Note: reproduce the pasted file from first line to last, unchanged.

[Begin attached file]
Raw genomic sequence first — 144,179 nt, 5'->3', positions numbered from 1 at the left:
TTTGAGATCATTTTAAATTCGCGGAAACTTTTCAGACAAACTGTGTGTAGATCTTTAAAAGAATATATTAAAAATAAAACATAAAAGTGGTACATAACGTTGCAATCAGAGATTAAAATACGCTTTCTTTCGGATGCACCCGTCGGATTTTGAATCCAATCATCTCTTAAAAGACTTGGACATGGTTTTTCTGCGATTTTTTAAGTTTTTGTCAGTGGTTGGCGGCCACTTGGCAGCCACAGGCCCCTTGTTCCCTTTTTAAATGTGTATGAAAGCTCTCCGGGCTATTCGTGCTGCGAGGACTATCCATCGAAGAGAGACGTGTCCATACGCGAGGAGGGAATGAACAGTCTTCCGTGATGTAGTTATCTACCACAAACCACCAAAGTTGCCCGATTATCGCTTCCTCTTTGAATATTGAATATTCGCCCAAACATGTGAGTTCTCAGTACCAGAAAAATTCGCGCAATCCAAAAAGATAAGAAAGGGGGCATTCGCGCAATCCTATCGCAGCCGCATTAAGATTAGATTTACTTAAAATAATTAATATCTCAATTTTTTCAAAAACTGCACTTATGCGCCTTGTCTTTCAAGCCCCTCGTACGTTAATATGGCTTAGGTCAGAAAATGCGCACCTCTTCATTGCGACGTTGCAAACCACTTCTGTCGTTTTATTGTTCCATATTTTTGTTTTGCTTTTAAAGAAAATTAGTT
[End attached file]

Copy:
Raw genomic sequence first — 144,179 nt, 5'->3', positions numbered from 1 at the left:
TTTGAGATCATTTTAAATTCGCGGAAACTTTTCAGACAAACTGTGTGTAGATCTTTAAAAGAATATATTAAAAATAAAACATAAAAGTGGTACATAACGTTGCAATCAGAGATTAAAATACGCTTTCTTTCGGATGCACCCGTCGGATTTTGAATCCAATCATCTCTTAAAAGACTTGGACATGGTTTTTCTGCGATTTTTTAAGTTTTTGTCAGTGGTTGGCGGCCACTTGGCAGCCACAGGCCCCTTGTTCCCTTTTTAAATGTGTATGAAAGCTCTCCGGGCTATTCGTGCTGCGAGGACTATCCATCGAAGAGAGACGTGTCCATACGCGAGGAGGGAATGAACAGTCTTCCGTGATGTAGTTATCTACCACAAACCACCAAAGTTGCCCGATTATCGCTTCCTCTTTGAATATTGAATATTCGCCCAAACATGTGAGTTCTCAGTACCAGAAAAATTCGCGCAATCCAAAAAGATAAGAAAGGGGGCATTCGCGCAATCCTATCGCAGCCGCATTAAGATTAGATTTACTTAAAATAATTAATATCTCAATTTTTTCAAAAACTGCACTTATGCGCCTTGTCTTTCAAGCCCCTCGTACGTTAATATGGCTTAGGTCAGAAAATGCGCACCTCTTCATTGCGACGTTGCAAACCACTTCTGTCGTTTTATTGTTCCATATTTTTGTTTTGCTTTTAAAGAAAATTAGTT